John [Jed] Davis the founder of Brandspank, a branding agency and management consultancy specialising in brand building via innovation, was an important speaker at the March meeting of Australian Institute of Packaging in Melbourne.
In a thought provoking address Jed covered the whole gambit of the interface between packaging, branding and marketing. It was encouraging to hear that Packaging can potentially be the key driver that makes the difference to the brand provided it is unique more relevant or functionally good.
A basic tenet of the address was that markets are built on behaviour not on attitudes. Advice was to study the customer behaviour in the markets, related markets and international markets, rather than take a punt on yet another piece of attitudinal research when looking for ideas.
Product messaging is the missing innovation link according to Brandspank. It is what should be focused on whether launching a radical new product or re-launching of one in an existing category or market.
With the right insight and direction, innovation can generate significant brand shifting, grow categories and markets and even take brands into new categories. It is a good tool and yet a disproportionate amount of time and resources is spent on attitude improvement and communication, rather than performance improvement and innovation. Currently Brandspank’s innovation tends to be almost technically led when more market savvy innovation could be generated with earlier involvement.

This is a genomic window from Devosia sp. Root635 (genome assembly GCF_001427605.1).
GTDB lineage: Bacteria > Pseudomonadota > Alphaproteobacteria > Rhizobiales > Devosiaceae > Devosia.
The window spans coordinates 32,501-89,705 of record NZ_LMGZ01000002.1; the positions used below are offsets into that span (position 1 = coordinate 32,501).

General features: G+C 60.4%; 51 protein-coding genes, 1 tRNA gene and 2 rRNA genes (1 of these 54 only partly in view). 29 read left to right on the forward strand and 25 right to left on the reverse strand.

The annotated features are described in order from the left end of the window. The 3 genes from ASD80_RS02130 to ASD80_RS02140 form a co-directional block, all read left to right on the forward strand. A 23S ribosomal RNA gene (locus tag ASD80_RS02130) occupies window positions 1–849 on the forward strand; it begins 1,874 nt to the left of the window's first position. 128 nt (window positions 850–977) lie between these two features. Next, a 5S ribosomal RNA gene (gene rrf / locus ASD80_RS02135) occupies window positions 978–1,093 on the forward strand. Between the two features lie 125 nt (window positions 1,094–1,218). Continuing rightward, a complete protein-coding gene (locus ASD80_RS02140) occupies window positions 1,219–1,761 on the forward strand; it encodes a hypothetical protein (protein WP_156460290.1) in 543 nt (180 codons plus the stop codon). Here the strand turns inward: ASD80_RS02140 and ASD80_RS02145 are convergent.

According to Brandspank, much of so called modern marketing is trapped in the mass marketing era of the sixties and seventies and that many brands and categories need some spanking, they need to break out. It is more important than ever to differentiate in this era of over supply, retailer brands and media fragmentation because market leadership, brand shares and brand pecking orders are locked in established markets, the rules are set. To change the rules in existing markets is important.
The prize for successful Innovation is good, but innovation is not for the faint hearted as quantum leaps or paradigm shifts can not be made with finesse.
Brandspank encouraged the listeners to develop a unique proposition that delivers unique product solutions. Contending that Consumers buy product solutions and only then chose the brand, if a real alternative is available.
A good example is Red Bull according to Brandspank. Red Bull is used as a replacement for coffee and cola in everyday use or even hard drugs in a clubbing situation. It is the product format that made it so believable when it entered the market. A format that was one of the first to coin the phrase energy drink, establish slim cans [and an implied smaller concentrated dosage]and use taurine as a stimulant rather than just caffeine.
It is unlikely that without all three of these unique product characteristics that the brand would have been any where near as successful, according to Brandspank.
Red Bull on the web site claims: Red Bull energy drink is a functional beverage with a special formulation and combination of ingredients. Red Bull energy drink has been developed for times of increased mental and physical exertion. In addition, Red Bull vitalises the body and mind. Red Bull’s effects are appreciated by good athletes, busy professionals, active students and drivers on long journeys.
The messages was that product and packaging innovation give to brands as much as brands give to products.
The assembly was then taken on a ride showing behavioural examples of the tenets of brand building through product and packaging innovation ending with three thought provokers:
- Health is not the only game in town
- Convenience rules
- What were once vices are now habits.